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*From*: "ron.pr...@xxxxxxxxx" <ron.pressler@xxxxxxxxx>*Date*: Mon, 15 Feb 2021 14:41:57 -0800 (PST)*References*: <45f8970e-18c5-4427-9ccc-c3b67d3185c1n@googlegroups.com> <8288685f-74e9-4fe7-849f-34c622c9c98fn@googlegroups.com>

WF_vars(A) is false for a behaviour that has an infinite tail where A is enabled but never taken (more precisely <A>_vars is never true); WF_vars(A) is true otherwise. Intuitively, WF_vars(A) means that A can not be enabled forever yet never happen. So yes, if A is not enabled forever (continuously), then WF_vars(A) can be true even if A never occurs.

-- Ron

On Monday, February 15, 2021 at 2:30:25 AM UTC bc.be...@xxxxxxxxx wrote:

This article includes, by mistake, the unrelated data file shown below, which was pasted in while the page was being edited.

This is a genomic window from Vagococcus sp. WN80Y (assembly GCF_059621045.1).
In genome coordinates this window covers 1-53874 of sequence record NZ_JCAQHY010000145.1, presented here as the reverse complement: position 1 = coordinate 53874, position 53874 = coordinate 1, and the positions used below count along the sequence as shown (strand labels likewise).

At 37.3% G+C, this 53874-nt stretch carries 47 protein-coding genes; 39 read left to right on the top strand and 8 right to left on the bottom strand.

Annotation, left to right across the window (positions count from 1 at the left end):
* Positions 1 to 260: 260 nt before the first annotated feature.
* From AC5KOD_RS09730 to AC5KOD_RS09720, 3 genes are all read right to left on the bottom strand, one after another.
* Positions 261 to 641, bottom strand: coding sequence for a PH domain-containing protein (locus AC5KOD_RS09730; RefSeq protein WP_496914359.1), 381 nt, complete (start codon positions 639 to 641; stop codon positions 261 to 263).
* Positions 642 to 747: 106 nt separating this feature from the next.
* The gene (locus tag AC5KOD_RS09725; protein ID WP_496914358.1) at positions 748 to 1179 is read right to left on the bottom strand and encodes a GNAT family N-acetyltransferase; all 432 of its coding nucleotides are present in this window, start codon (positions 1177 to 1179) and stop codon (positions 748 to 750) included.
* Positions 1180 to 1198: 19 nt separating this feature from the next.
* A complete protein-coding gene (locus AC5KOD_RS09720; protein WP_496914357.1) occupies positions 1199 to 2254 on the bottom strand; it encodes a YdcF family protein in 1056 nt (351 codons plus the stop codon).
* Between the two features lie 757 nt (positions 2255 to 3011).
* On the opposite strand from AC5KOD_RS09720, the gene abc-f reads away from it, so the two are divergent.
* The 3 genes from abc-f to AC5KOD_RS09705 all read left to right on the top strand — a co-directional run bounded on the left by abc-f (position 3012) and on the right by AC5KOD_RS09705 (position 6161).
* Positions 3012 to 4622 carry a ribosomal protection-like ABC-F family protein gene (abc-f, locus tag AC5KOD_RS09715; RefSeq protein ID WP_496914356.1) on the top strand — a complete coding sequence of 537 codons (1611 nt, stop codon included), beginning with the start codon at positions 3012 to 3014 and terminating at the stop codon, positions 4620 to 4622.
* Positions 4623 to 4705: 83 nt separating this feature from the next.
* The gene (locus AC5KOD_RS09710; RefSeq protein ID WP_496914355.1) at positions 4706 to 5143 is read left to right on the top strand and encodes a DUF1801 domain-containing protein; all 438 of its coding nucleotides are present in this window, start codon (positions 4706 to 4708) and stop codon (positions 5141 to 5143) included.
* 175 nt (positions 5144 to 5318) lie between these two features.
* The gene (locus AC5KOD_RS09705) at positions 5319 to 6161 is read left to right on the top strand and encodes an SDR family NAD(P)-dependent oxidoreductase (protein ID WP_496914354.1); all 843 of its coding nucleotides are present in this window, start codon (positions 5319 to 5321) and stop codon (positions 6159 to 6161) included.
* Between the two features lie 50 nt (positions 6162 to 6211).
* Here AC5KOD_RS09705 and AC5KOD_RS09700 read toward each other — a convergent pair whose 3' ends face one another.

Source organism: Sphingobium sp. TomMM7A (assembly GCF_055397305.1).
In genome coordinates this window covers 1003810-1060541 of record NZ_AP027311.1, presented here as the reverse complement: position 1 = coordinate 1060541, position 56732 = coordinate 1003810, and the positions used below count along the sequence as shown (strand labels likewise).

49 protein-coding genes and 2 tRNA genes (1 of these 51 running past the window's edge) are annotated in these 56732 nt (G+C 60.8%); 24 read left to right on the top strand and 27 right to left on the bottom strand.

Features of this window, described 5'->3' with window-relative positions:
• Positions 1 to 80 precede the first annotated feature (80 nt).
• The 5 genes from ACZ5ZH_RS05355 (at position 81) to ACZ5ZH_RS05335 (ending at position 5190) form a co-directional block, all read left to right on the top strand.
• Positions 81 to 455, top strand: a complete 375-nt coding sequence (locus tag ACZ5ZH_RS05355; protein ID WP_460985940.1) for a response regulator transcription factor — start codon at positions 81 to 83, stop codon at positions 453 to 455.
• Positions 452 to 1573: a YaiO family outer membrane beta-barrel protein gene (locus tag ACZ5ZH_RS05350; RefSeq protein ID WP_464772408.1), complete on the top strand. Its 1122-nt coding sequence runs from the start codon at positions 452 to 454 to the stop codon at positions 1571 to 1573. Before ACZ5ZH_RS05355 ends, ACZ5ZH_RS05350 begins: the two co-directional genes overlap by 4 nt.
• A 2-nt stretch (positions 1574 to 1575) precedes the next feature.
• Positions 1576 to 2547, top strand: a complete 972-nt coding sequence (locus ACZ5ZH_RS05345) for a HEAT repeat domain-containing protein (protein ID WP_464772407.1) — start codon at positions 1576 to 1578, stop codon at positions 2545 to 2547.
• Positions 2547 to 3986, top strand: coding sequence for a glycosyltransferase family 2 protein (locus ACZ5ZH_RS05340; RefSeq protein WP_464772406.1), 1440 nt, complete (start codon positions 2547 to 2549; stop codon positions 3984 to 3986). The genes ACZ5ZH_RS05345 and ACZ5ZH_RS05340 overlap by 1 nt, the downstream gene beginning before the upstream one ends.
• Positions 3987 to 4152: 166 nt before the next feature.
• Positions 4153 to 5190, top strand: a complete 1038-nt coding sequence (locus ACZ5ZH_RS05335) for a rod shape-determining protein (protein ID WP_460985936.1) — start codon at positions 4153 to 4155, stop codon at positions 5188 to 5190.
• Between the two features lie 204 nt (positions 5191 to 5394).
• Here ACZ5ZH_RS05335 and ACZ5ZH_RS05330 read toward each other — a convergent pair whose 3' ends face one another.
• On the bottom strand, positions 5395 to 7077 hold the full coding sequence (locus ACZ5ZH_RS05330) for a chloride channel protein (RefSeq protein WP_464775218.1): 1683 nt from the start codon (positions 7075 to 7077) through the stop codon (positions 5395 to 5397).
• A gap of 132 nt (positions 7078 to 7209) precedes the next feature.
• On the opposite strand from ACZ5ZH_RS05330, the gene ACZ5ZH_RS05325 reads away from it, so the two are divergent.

going further ...around 17:30, LL points out that WF_vars(A) can be made true by a state in which A is not enabled.By that, I deduce (perhaps incorrectly), that a behavior with even an infinite number of finite, contiguous sub-sequences of A-enabled states will satisfy WF_vars(A) even if no A-step ever occurs.Did I get that right?On Sunday, February 14, 2021 at 6:20:32 PM UTC-8 Brian Beckman wrote:Dear group:Around the 16:21-16:48 marks in the video 9aLL gives the example of (what I see as) a contiguous [sic; as opposed to "continuous"] sequence of states s45 -> s46 -> ... -> s50, all enabled (green) for action A. quoting loosely, now, ~"Weak Fairness asserts that an A step must occur somewhere in that finite, contiguous sub-sequence of A-enabled states, after which, A need not be enabled"~ that is s51->s52->etc. could revert to red.I take this to mean that any finite, contiguous sub-sequence of states containing at least two A-enabled states, say sA_{4242} -> sA_{4243}, is a candidate for weak fairness. WF will be true if sA_{4242}->sA_{4243} is an A-step. The sub-sequence of A-enabled states could be longer, even going on forever, but it could stop after even one A-step.I've been skimming "Specifying Systems" and Hillel's book, "Practical TLA+" for examples of finite, contiguous sub-sequences of X-enabled states, for some particular action X -- the same X in all the X-enabled states. In all the examples I've seen, the sequences of X-enabled states start at one spot and go on forever.So my question is: does (quoting verbatim now from the video) "if A ever remains continuously [sic; as opposed to "contiguously but possibly finitely often"] enabled then an A step must eventually occur"does "continuously" mean that A, once enabled, must remain enabled forever for WF to pertain? (as in all the examples I've seen)or does "continuously" also admit finite, contiguous sub-sequences as pertinent to WF? (as implied by the brief comment that "after which, A need not be enabled")If "continuously" means the latter, then WF could pertain multiple times in a behavior, once on each finite, contiguous sub-sequence of A-enabled states. There could even be an infinite number of "WF-pertinent zones" (to coin a clumsy term) in a behavior.

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